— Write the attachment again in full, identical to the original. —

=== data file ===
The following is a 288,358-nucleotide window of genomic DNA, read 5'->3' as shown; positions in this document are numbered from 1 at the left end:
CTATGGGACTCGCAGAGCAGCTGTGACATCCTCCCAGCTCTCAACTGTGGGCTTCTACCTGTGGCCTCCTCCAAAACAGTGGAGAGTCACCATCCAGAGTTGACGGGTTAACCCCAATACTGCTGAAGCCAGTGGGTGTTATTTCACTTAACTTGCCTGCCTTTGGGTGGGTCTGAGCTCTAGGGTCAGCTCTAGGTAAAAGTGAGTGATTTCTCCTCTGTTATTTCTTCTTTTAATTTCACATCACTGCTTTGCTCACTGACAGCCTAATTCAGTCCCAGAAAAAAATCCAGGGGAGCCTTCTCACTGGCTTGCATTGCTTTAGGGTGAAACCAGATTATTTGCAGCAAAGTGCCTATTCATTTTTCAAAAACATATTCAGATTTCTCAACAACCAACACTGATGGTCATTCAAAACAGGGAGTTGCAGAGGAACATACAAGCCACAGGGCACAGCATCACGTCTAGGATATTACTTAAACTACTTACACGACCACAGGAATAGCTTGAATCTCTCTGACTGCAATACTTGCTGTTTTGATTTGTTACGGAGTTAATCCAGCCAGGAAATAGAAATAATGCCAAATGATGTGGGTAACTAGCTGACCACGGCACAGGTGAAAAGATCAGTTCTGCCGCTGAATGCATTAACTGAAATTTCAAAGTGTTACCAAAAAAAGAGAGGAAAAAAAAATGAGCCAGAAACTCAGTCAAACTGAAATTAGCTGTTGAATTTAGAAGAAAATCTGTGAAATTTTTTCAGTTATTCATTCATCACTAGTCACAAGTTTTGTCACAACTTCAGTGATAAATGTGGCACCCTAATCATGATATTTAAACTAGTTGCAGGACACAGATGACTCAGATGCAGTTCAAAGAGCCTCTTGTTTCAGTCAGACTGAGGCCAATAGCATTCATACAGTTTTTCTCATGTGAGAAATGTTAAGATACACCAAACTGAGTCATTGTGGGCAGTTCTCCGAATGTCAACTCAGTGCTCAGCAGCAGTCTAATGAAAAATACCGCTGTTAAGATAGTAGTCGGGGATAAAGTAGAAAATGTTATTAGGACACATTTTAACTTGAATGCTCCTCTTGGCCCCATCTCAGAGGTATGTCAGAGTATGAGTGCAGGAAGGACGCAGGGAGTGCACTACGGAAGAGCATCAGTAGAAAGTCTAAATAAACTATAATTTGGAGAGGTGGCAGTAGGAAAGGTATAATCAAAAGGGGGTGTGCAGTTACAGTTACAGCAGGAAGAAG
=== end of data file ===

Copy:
The following is a 288,358-nucleotide window of genomic DNA, read 5'->3' as shown; positions in this document are numbered from 1 at the left end:
CTATGGGACTCGCAGAGCAGCTGTGACATCCTCCCAGCTCTCAACTGTGGGCTTCTACCTGTGGCCTCCTCCAAAACAGTGGAGAGTCACCATCCAGAGTTGACGGGTTAACCCCAATACTGCTGAAGCCAGTGGGTGTTATTTCACTTAACTTGCCTGCCTTTGGGTGGGTCTGAGCTCTAGGGTCAGCTCTAGGTAAAAGTGAGTGATTTCTCCTCTGTTATTTCTTCTTTTAATTTCACATCACTGCTTTGCTCACTGACAGCCTAATTCAGTCCCAGAAAAAAATCCAGGGGAGCCTTCTCACTGGCTTGCATTGCTTTAGGGTGAAACCAGATTATTTGCAGCAAAGTGCCTATTCATTTTTCAAAAACATATTCAGATTTCTCAACAACCAACACTGATGGTCATTCAAAACAGGGAGTTGCAGAGGAACATACAAGCCACAGGGCACAGCATCACGTCTAGGATATTACTTAAACTACTTACACGACCACAGGAATAGCTTGAATCTCTCTGACTGCAATACTTGCTGTTTTGATTTGTTACGGAGTTAATCCAGCCAGGAAATAGAAATAATGCCAAATGATGTGGGTAACTAGCTGACCACGGCACAGGTGAAAAGATCAGTTCTGCCGCTGAATGCATTAACTGAAATTTCAAAGTGTTACCAAAAAAAGAGAGGAAAAAAAAATGAGCCAGAAACTCAGTCAAACTGAAATTAGCTGTTGAATTTAGAAGAAAATCTGTGAAATTTTTTCAGTTATTCATTCATCACTAGTCACAAGTTTTGTCACAACTTCAGTGATAAATGTGGCACCCTAATCATGATATTTAAACTAGTTGCAGGACACAGATGACTCAGATGCAGTTCAAAGAGCCTCTTGTTTCAGTCAGACTGAGGCCAATAGCATTCATACAGTTTTTCTCATGTGAGAAATGTTAAGATACACCAAACTGAGTCATTGTGGGCAGTTCTCCGAATGTCAACTCAGTGCTCAGCAGCAGTCTAATGAAAAATACCGCTGTTAAGATAGTAGTCGGGGATAAAGTAGAAAATGTTATTAGGACACATTTTAACTTGAATGCTCCTCTTGGCCCCATCTCAGAGGTATGTCAGAGTATGAGTGCAGGAAGGACGCAGGGAGTGCACTACGGAAGAGCATCAGTAGAAAGTCTAAATAAACTATAATTTGGAGAGGTGGCAGTAGGAAAGGTATAATCAAAAGGGGGTGTGCAGTTACAGTTACAGCAGGAAGAAG